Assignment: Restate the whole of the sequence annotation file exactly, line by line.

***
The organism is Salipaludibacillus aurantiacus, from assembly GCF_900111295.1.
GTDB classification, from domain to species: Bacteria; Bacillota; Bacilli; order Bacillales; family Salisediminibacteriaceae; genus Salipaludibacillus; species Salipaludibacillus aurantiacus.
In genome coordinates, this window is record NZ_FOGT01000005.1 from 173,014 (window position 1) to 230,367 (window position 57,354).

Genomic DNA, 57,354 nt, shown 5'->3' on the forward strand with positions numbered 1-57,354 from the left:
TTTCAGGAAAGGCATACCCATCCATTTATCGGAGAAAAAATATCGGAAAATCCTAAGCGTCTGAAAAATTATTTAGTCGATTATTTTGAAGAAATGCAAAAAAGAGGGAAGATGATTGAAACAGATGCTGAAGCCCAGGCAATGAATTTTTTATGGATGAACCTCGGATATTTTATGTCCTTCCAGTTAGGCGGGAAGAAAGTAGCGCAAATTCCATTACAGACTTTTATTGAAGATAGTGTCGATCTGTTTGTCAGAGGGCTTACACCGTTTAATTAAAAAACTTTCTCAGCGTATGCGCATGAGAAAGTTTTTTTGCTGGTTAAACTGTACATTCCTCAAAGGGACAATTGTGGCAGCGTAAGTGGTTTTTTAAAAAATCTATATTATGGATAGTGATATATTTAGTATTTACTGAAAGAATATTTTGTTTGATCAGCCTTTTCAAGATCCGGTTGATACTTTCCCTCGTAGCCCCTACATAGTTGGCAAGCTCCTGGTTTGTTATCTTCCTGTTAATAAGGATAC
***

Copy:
The organism is Salipaludibacillus aurantiacus, from assembly GCF_900111295.1.
GTDB classification, from domain to species: Bacteria; Bacillota; Bacilli; order Bacillales; family Salisediminibacteriaceae; genus Salipaludibacillus; species Salipaludibacillus aurantiacus.
In genome coordinates, this window is record NZ_FOGT01000005.1 from 173,014 (window position 1) to 230,367 (window position 57,354).

Genomic DNA, 57,354 nt, shown 5'->3' on the forward strand with positions numbered 1-57,354 from the left:
TTTCAGGAAAGGCATACCCATCCATTTATCGGAGAAAAAATATCGGAAAATCCTAAGCGTCTGAAAAATTATTTAGTCGATTATTTTGAAGAAATGCAAAAAAGAGGGAAGATGATTGAAACAGATGCTGAAGCCCAGGCAATGAATTTTTTATGGATGAACCTCGGATATTTTATGTCCTTCCAGTTAGGCGGGAAGAAAGTAGCGCAAATTCCATTACAGACTTTTATTGAAGATAGTGTCGATCTGTTTGTCAGAGGGCTTACACCGTTTAATTAAAAAACTTTCTCAGCGTATGCGCATGAGAAAGTTTTTTTGCTGGTTAAACTGTACATTCCTCAAAGGGACAATTGTGGCAGCGTAAGTGGTTTTTTAAAAAATCTATATTATGGATAGTGATATATTTAGTATTTACTGAAAGAATATTTTGTTTGATCAGCCTTTTCAAGATCCGGTTGATACTTTCCCTCGTAGCCCCTACATAGTTGGCAAGCTCCTGGTTTGTTATCTTCCTGTTAATAAGGATAC